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Model wearing pieces from the Allure collection

“I pour beauty and passion into every one of my creations and they are as unique as every woman’s heart.” J U N E /J U L Y 2 0 1 5

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Quality is key

After over a decade in business, Nova Diamonds continues to enjoy success by bringing the highest standard of craftsmanship to the Canadian jewellery industry by Irina Lytchak

Company Profile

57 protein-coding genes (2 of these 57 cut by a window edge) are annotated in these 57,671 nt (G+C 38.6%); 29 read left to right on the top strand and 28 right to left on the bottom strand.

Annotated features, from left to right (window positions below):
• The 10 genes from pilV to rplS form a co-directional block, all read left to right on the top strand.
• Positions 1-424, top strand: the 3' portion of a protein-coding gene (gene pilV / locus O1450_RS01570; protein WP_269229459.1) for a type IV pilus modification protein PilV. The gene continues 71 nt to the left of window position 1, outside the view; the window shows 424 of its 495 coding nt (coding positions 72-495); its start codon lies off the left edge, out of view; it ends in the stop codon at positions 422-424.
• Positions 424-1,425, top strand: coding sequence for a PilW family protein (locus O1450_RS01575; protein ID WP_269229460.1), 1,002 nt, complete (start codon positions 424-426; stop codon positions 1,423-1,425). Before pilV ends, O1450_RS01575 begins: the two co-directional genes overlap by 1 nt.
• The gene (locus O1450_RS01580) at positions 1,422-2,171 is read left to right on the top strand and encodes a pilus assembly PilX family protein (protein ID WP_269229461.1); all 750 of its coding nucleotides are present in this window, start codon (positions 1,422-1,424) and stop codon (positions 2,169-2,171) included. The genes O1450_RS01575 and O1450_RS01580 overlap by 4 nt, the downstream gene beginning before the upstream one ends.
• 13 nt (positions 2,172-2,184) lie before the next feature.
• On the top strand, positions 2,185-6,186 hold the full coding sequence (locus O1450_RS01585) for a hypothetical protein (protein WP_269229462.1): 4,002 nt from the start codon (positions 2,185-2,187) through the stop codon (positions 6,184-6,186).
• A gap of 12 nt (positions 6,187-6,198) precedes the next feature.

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WHEN IT COMES TO RUNNING A SUCCESSFUL JEWELLERY BUSINESS, Michael Sapir stands by three key principles: offer a wide selection of pieces to suit different tastes, always carry staple pieces that are constantly in demand, and have a solid understanding of diamonds and jewellery design. Seeing as Sapir has mastered all three after being in this industry for over 30 years, it’s no wonder that Nova Diamonds has established a highly acclaimed reputation for itself in Canada as well as overseas. “The key for us is to offer variety when we sell jewellery,” says Sapir. “Because the market is so small, the consumer really doesn’t want their next-door neighbour to have the same piece. That’s why we decided to take a different turn from other brands and offer people product that’s not overlapping with others. We are catering to the same client with many different needs and that’s why we needed to be a little bit different from the way business is normally run.” Sapir established Nova Diamonds in 1999 in order to offer a wide selection of specially cut diamonds and loose stones of the utmost quality to wholesalers and retailers in the Canadian jewellery industry. But the truly unique aspect of Nova Diamonds was that its diamonds could be purchased by the millimetre. “When we started Nova, we figured that we could change the way the diamond business normally works,” explains Sapir. “We wanted to service people that needed small goods by the millimetre. The idea behind it was to simplify the process for the retailers as well as the wholesalers so that they didn’t need to buy large amounts of diamonds.”